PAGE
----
Algerian President Abdelaziz Bouteflika issued a decree on Friday calling a much anticipated presidential election for April 18 but without saying whether he will seek a new term.
The ailing 81-year-old, who uses a wheelchair and has rarely been seen in public since a stroke in 2013, is due to complete a fourth term in office on April 28.
Despite his advanced age and poor health, there have been calls from his supporters for him to stand for a fifth term.
But the president himself is yet to make his intentions clear.
By law, would-be candidates now have until March 4 to register with the constitutional court.
Uncertainty over whether Bouteflika will stand for re-election has frozen Algerian politics for months.
No candidate of note has thrown their hat into the ring while the president's intentions remain in doubt.
For the last presidential election in 2014, Bouteflika left it until just days before the deadline to register.
Algerian politics is notoriously opaque with the winner of every multiparty presidential election pre-selected by a shadowy elite, beginning in 1995 with victory by retired General Liamine Zeroual.
For this year's election, the membership of the kingmaking elite has changed.
During his fourth term, Bouteflika finally made good on a longstanding pledge to reduce the power of the traditional powerbrokers by disbanding the DRS intelligence agency in 2016.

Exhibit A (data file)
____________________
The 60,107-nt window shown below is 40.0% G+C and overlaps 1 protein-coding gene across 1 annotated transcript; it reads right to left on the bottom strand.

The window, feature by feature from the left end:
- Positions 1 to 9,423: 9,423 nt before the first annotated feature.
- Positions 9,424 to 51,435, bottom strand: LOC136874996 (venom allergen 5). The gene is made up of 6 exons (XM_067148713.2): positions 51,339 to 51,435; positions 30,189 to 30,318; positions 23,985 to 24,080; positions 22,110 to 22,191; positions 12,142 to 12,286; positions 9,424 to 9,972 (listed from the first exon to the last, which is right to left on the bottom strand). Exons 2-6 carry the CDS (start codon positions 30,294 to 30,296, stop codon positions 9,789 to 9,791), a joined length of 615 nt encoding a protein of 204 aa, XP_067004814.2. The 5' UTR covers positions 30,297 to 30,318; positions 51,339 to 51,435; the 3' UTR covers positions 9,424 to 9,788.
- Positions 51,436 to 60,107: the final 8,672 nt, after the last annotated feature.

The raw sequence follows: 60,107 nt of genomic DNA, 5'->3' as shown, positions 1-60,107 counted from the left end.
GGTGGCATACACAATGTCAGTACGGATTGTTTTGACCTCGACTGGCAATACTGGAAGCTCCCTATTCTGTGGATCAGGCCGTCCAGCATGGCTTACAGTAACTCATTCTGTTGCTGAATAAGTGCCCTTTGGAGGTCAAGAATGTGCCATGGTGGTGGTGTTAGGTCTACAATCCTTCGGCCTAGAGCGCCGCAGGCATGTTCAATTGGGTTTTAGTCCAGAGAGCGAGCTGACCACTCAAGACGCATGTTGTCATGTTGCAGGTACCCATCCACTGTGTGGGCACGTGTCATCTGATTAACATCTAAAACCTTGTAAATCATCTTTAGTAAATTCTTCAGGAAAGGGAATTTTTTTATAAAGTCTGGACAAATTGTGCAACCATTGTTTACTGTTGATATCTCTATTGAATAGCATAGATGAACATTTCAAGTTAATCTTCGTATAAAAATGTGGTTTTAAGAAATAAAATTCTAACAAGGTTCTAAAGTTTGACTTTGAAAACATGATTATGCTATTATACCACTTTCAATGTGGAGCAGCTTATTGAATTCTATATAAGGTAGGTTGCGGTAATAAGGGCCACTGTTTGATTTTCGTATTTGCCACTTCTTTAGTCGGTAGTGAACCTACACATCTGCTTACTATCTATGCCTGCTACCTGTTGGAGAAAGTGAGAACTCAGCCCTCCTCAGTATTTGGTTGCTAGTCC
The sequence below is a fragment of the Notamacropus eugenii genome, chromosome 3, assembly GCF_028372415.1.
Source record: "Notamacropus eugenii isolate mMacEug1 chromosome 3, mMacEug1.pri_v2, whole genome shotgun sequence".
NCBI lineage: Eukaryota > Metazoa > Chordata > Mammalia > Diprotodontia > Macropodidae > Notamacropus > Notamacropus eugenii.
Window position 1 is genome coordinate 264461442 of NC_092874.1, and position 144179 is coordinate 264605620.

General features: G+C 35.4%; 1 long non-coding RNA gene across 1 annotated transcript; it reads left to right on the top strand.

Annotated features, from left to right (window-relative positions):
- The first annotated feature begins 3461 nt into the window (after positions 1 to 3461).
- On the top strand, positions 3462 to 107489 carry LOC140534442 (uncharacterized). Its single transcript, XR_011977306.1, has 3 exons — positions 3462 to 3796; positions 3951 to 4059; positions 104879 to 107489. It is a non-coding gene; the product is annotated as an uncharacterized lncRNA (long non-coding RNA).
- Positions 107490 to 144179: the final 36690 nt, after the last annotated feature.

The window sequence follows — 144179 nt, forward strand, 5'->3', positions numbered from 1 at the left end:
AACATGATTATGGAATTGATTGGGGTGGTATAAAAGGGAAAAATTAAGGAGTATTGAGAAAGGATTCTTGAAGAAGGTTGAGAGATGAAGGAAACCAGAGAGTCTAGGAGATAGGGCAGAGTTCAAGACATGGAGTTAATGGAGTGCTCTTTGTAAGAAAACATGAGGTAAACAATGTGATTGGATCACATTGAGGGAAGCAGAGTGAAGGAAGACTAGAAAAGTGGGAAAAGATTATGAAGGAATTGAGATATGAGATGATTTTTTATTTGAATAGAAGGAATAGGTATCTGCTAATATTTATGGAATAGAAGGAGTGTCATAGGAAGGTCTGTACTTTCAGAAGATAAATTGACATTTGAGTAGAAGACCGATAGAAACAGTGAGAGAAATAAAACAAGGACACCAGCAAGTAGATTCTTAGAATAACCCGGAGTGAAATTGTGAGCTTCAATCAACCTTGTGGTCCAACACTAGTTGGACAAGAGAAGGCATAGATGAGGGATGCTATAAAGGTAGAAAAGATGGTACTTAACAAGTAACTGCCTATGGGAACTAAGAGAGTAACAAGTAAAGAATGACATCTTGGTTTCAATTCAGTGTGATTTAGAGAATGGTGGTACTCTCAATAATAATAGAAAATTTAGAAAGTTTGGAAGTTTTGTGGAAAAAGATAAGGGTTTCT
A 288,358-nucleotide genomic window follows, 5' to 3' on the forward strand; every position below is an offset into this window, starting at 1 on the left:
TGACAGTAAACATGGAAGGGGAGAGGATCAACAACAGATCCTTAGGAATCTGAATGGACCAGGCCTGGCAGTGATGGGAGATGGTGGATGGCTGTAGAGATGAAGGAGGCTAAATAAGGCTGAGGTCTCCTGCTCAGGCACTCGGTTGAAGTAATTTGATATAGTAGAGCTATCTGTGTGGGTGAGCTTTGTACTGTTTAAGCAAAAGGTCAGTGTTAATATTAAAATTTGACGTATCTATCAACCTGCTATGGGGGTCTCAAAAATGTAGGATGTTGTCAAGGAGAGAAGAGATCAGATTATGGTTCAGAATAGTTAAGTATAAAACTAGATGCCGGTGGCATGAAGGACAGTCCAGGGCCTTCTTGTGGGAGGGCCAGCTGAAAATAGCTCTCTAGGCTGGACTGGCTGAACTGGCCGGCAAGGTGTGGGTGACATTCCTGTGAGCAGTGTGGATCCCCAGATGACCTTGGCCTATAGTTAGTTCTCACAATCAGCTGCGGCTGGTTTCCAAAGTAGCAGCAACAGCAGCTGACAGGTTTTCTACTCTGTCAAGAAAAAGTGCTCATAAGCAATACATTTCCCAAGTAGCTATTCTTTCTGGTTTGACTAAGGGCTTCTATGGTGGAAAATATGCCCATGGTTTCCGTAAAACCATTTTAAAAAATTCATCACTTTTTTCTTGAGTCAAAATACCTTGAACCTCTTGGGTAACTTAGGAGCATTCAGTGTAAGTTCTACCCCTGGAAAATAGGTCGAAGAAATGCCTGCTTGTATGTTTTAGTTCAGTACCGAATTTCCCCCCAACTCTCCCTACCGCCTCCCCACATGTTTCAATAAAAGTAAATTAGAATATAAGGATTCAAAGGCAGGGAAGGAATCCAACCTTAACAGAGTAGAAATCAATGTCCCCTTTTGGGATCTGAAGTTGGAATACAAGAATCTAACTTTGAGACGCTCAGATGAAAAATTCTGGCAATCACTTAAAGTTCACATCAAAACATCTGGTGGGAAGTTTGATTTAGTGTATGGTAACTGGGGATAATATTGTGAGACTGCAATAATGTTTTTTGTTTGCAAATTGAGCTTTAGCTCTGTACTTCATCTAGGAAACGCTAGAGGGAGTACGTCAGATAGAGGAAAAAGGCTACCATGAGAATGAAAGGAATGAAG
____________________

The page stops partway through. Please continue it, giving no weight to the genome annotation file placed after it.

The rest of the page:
But under his watch, business networks have become increasingly entwined with the political structure, leaving it difficult to judge with confidence who would be put to voters as the regime's anointed candidate in the event that Bouteflika does not run.
The president's brother and special adviser Said has been widely seen as Algeria's de facto ruler since Abdelaziz's stroke, which severely impaired the president's speech.
But many believe Said will wish to remain in the shadows behind the throne, rather than be the public candidate, should the incumbent throw in the towel.
- 'Hard to see' alternative -
Abdelaziz Bouteflika has proved himself a wily political survivor, navigating Arab Spring inspired riots in 2011 by promising reforms that were never enacted and by playing on fears of a repeat of Algeria's 1991-2002 civil war.
Bouteflika's stewardship was key to the country's emergence from that conflict, as he introduced a civil reconciliation programme that offered partial amnesty to Islamist extremists.
But his decision to seek a fourth mandate in 2014 after 15 years in power sparked both derision and criticism from those who questioned his ability to rule.
There has been constant speculation over his health and his fourth term has been marred by falling oil prices, exposing the country's heavy dependence on hydrocarbons.
The ruling National Liberation Front's Secretary General Djamel Ould Abbes said in October last year that Bouteflika would be the party candidate.
But Abbes' words appeared premature, when he was forced to admit that he had simply asked the president whether he intended to run, without receiving an answer -- an admission that was followed by his resignation 15 days later on "health" grounds.
Some observers believe it will be difficult for the elite to settle on an alternative candidate, given that the poll date is looming.
"It is hard to see how another candidate could be promoted a few weeks before the start of the election campaign", said online media outlet TSA in mid-January.
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